And he hath put in his [Bezaleel’s] heart that he may teach, both he, and Aholiab, the son of Ahisamach, of the tribe of Dan. Them hath he filled with wisdom of heart [skill, NASB], to work all manner of work, of the engraver, and of the cunning workman [designers], and of the embroiderer, in blue, and in purple, in scarlet, and in fine linen, and of the weaver, even of them that do any work, and of those that devise cunning work [designs] . . . And Moses called Bezaleel and Aholiab, and every wise hearted man, in whose heart the Lord had put wisdom [skill] even every one whose heart stirred him up to come unto the work to do it (Ex. 35:34-35; Ex. 36:2).
The children of Israel had not been out of Egypt more than a month when God gave two men, Bezaleel and Aholiab, the craftsmanship skills required to execute God’s design tor the tabernacle. Not only did Bezaleel have the skills of craftsmanship, he had the skill of teaching. This made possible the division of labor. They would not have to work alone. Then God raised up others inside the camp to work under these two men to build the tabernacle.
This required a miracle by God. These people had been slaves. They had worked as low-skilled laborers making bricks, not as skilled craftsmen and designers of lovely artistic works. God inspired two men in a special way, so that they could teach others and direct the construction of the tabernacle. God wanted His movable house built rapidly. The people were not to wait a generation before God’s proscribed worship was established. This made mandatory a miracle.
Consider the nature of this miracle. God raised up one main teacher and an assistant. This was analogous to the leadership of Moses and Aaron, although not precisely, since Aaron was the verbal spokesman despite his position as second in command in the direct confrontation with Pharaoh. There was a hierarchy: Bezaleel, Aholiab, and the core group of skilled workmen. The people brought their valuable possessions, taken from the Egyptians (Ex. 12:35-36), to these craftsmen (Ex. 36:3). The craftsmen had been given skills by God and capital by the people. They went to work.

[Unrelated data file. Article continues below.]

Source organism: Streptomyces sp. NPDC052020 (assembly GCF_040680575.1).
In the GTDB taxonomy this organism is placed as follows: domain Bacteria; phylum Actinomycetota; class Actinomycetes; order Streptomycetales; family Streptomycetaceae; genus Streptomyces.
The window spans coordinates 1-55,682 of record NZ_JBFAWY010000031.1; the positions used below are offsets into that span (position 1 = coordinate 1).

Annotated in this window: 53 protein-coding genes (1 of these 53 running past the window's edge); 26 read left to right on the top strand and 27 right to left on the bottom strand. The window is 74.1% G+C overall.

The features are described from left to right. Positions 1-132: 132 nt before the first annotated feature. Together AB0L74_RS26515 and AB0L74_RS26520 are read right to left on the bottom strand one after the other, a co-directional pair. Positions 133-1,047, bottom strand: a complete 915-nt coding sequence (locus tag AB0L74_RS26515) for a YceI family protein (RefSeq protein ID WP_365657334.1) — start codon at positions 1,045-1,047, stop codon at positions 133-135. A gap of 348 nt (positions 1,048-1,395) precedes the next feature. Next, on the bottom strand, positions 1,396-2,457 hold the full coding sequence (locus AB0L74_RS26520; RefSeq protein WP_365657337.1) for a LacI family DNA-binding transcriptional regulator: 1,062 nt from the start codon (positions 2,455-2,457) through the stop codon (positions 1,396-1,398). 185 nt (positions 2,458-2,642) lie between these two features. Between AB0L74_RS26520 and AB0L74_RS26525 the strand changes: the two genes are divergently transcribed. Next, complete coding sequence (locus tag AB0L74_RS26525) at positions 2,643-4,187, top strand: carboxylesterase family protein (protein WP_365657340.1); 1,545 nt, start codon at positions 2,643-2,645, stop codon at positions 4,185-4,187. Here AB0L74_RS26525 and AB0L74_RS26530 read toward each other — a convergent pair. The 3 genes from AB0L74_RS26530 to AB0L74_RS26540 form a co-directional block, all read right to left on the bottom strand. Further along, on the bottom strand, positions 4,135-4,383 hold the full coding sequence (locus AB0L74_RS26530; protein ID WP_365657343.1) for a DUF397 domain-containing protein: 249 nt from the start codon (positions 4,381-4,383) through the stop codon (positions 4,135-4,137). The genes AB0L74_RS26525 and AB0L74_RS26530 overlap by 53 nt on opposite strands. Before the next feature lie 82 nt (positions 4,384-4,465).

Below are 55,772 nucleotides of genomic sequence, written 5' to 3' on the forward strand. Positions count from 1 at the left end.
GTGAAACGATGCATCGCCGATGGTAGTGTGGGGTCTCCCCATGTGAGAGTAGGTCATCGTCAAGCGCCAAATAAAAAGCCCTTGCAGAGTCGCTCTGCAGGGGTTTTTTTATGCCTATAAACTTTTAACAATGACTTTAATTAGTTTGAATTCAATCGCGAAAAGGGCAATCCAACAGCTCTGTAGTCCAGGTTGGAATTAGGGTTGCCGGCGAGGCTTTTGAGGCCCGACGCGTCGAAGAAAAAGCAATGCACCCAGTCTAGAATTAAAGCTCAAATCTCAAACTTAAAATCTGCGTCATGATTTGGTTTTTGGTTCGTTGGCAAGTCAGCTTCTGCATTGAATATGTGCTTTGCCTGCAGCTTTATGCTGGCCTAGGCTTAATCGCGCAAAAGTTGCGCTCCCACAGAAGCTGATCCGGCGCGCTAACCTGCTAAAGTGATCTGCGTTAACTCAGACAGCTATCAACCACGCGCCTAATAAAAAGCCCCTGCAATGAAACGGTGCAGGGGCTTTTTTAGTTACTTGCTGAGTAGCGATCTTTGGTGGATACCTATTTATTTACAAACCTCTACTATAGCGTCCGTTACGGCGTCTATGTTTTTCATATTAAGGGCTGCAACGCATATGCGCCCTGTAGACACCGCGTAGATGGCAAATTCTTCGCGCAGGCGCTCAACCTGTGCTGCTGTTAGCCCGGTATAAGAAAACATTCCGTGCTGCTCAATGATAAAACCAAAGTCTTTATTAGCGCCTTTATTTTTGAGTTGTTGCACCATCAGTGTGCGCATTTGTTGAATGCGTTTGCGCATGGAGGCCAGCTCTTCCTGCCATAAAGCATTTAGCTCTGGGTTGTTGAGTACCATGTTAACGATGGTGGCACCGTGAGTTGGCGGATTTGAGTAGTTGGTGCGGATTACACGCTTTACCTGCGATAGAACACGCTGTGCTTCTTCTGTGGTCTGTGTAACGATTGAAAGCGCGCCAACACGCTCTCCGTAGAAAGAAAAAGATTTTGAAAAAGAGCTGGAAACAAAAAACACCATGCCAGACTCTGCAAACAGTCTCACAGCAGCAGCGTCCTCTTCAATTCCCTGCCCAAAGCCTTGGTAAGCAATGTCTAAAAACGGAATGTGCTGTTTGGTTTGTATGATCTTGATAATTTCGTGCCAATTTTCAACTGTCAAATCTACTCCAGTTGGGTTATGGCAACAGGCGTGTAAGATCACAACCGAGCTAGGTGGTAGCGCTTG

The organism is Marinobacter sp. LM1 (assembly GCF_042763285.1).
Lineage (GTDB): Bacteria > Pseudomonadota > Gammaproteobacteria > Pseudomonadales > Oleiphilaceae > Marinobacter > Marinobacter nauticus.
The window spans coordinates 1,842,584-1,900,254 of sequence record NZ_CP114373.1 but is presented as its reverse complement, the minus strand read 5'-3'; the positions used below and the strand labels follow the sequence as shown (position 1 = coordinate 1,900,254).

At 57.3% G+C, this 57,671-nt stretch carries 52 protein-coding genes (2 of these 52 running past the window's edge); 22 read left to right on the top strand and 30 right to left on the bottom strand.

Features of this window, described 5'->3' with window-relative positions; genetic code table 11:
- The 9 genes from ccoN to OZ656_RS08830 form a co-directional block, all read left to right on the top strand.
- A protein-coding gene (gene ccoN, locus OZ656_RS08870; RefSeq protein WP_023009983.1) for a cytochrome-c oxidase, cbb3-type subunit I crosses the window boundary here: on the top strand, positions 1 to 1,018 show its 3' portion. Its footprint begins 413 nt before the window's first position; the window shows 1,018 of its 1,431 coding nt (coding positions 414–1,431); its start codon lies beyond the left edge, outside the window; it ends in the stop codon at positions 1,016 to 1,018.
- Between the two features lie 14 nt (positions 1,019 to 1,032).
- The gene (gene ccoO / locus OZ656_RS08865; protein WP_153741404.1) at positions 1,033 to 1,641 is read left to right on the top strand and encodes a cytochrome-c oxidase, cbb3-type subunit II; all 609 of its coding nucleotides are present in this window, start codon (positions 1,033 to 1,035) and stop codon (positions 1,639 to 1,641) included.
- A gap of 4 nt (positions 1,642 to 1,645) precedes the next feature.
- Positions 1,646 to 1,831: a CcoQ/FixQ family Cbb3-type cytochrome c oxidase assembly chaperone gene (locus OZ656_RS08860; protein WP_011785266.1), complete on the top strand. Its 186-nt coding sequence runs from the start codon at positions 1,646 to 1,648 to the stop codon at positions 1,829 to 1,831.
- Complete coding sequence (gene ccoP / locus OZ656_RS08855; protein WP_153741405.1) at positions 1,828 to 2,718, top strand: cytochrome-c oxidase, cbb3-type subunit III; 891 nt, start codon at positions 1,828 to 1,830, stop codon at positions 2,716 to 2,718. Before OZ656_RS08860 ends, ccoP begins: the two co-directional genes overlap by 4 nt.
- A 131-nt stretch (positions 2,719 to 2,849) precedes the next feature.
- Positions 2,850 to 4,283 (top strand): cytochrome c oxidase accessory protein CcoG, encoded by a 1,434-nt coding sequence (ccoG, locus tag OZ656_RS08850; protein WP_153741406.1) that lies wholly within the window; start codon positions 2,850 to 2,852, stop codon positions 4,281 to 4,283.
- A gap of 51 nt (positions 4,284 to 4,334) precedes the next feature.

Consider the authority of the two men. They were in charge of what would be Israel’s most important construction project until the building of the temple was begun 480 years later (I Ki. 6:1). Through God’s unique act of grace to them, they possessed the required skills. Because of their skills, they had been elevated above the crowd. The other workers were subordinate to them, and the wealth of the people had been put at their disposal.
Their authority was not based on their unique judicial position as covenant-keepers. They were two among two million in a nation set apart by God for His special purposes. No priest had anointed them as political rulers. They were not leaders based on a public election: almost no one had known about them prior to God’s grant of skill to them. They were not priests, for they were not members of the tribe of Levi. Yet the remainder of the Book of Exodus is devoted to a highly detailed description of the results of their work. Were they leaders? Beyond question. Were they office-holders? No. How long did their work survive? For half a millennium. Their story is recorded permanently in Exodus.
The Authority of the Master
Their story is representative. It is not representative of an age of miracles, which the exodus generation surely was: the ultimate miraculous era. Those miracles began to be withdrawn by God as soon as the nation crossed the Jordan into Canaan and the men were circumcised: the manna ceased forever (Josh. 5:12). What, then, does this story represent? It represents the authority of the master craftsman. The skills they possessed were their tokens of authority within the confines of the task at hand. Other craftsmen trusted them; so did the people who brought their wealth to them. They were at the top of a hierarchical chain of command because they had skills, and also because they could impart these skills to others. They were teachers. The teacher always possesses authority over those whom he instructs.
Leonard Read, the founder of the Foundation for Economic Education, used to illustrate his argument for the need for continual self-improvement by referring to his skills at golf. Read loved to play golf. He made six holes-in-one in his lifetime. But on the whole, he was oft the hole. He was not an impressive golfer, as he freely admitted. He would tell his audience that it he and Arnold Palmer were on the same golf course, people would not come to him for advice on how to improve their games. It would not matter how articulately he spoke or how much money he paid to advertise his skills, people would go to Palmer for advice. Palmer had the requisite skills to be worth asking; Plead did not.
Head’s point was that those with skills are sought out by those who want to learn and develop the same skills. Palmer would not have had to advertise that he was a great golfer whose opinions were worth paying attention to, His golf game was all the advertising he needed; it had gained him worldwide fame. So it is with every skill, Read said. Do not try to persuade people of the truth of your position by proclaiming verbally how good you are. Just be good enough for people to want to learn what you know. Your reputation will and should proceed you. Let your performance do your talking.
(For the rest of my article, click the link.)